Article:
Attorney-at-Law

YEAR OF THE (BOSS) HOSS

In Uncategorized on 01/08/2020 at 14:31

Yes, I know that the Year of the Rat begins January 25; I also know that the next Year of the Horse will not begin until February 17, 2026, to celebrate the end of the TCJA tax reshuffles.

But Tax Court is determined to rush the seasons, as we’ve seen with a couple recent full-dress T. C.s (hi, Judge Holmes) highlighting the Section 6751(b) Boss Hoss prerequisites. So maybe this is the Year of the Boss Hoss, 6751.

Howbeit, there’s a slew of Orders today, setting forth the checklist for IRS’ assertion of non-electronic chops.

One such is Alan Schwartz, Docket No. 1696-19S, filed 1/8/20. And even though this is a small claimer, Al is petitioning the chops in the SNOD. So IRS must play by the rules.

“Respondent cannot assess an accuracy-related penalty under section 6662(a) unless he has complied with the requirement of section 6751(b)(1), which provides:

“No penalty under this title shall be assessed unless the initial determination of such assessment is personally approved (in writing) by the immediate supervisor of the individual making such determination….” Order, at p. 1.

Alright, already, STJ Diana L Leyden, we got the point. But maybe IRS didn’t, so STJ Di gives them a checklist.

“To show compliance with this provision, respondent must show (1) the identity of the individual who made the ‘initial determination’, (2) an approval of the penalty ‘in writing’, (3) the identity of the person giving approval and his or her status as the ‘immediate supervisor’ and (4) evidence that the supervisory approval was obtained no later than the issuance to petitioner(s) of the initial formal communication of proposed adjustments that includes penalties and provides the taxpayer the right to protest those proposed adjustments, such as a 30-day letter or Letter 525. See sec. 6751(b)(1); Clay v. Commissioner, 152 T.C. 223, 249 (2019).” Order, at p. 1.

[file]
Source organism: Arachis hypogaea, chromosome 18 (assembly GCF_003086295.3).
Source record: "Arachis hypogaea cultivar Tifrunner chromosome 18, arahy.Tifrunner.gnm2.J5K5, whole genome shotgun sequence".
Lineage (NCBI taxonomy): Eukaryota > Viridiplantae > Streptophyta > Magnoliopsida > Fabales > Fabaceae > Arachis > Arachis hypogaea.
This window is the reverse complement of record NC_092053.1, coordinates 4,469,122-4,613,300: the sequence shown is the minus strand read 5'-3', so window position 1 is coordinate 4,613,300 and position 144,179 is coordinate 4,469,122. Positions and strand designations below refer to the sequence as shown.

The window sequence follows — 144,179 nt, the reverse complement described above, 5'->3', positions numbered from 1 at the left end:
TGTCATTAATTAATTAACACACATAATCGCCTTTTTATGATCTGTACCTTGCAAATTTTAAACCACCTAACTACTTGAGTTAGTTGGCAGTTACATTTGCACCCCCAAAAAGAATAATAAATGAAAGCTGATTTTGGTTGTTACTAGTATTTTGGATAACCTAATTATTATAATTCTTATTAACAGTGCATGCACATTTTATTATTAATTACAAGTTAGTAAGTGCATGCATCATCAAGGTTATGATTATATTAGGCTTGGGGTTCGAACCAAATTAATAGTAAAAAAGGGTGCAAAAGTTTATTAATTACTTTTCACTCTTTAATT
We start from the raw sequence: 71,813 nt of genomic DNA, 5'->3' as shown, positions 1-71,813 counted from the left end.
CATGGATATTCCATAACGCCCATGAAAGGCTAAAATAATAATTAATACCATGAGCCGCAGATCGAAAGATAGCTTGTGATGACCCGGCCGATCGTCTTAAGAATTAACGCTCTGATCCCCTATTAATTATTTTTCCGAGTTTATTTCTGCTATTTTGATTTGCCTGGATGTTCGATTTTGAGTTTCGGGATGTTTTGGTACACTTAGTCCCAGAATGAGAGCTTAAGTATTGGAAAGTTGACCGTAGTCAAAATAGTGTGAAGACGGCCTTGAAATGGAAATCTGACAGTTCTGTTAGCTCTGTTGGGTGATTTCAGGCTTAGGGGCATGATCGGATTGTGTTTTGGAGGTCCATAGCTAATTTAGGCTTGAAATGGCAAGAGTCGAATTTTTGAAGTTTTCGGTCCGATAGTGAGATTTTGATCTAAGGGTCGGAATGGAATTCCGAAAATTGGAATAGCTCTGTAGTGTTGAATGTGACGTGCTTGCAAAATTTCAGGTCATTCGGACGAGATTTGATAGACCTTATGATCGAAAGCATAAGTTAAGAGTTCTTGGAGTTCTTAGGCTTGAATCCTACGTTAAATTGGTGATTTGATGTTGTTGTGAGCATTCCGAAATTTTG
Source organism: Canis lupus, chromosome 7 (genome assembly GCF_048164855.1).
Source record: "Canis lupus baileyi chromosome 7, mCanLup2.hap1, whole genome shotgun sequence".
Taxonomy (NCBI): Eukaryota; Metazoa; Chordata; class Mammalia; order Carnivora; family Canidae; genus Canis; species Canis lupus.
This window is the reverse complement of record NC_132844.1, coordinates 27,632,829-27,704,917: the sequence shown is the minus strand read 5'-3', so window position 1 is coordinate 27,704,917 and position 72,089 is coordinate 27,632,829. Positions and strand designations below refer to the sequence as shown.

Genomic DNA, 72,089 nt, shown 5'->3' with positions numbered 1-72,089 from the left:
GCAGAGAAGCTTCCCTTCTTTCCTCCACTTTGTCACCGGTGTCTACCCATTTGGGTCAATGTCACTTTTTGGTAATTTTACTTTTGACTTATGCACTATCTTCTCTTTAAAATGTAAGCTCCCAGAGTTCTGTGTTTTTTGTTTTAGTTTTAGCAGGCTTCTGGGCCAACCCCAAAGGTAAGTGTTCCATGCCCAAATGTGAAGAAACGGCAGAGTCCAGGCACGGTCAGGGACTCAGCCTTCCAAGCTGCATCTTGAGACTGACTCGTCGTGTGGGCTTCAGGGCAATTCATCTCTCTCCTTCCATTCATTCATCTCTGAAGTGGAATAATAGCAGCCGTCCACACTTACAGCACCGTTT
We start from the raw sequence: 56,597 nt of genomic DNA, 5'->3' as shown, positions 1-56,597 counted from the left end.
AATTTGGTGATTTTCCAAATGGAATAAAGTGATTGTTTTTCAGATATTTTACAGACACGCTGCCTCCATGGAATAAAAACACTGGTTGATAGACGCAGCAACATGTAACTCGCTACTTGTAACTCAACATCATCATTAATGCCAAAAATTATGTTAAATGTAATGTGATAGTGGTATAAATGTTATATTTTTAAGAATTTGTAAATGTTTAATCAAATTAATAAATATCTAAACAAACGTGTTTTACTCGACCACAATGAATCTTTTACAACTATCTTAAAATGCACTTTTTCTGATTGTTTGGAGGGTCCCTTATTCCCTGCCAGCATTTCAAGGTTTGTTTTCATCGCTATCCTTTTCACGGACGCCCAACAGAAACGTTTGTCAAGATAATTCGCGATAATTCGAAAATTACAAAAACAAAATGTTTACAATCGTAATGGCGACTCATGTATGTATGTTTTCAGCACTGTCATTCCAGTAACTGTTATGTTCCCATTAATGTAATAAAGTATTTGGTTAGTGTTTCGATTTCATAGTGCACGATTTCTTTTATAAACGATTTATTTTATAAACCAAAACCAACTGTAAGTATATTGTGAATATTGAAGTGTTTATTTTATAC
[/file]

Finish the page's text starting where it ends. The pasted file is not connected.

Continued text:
For the Clay story, see my blogpost “Indians Not Taxed – Not!” 4/24/19.

So, IRS, here’s what you do.

“If respondent wishes to continue to assert the accuracy-related penalty under section 6662(a) in this deficiency case, he shall file a status report and attach thereto any relevant documents to demonstrate compliance with section 6751(b)(1). Alternatively, if respondent conclude that he did not comply with the requirement under section 6751(b)(1) with respect to the accuracy-related penalty under section 6662(a), he should consider conceding that penalty and notify the Court by filing a status report.” Order, at p. 2.

And IRS gets until January 29 to figure out how to proceed.

So get out those fireworks and put on your dragon suit. This is the Year of the Boss Hoss.

 

 

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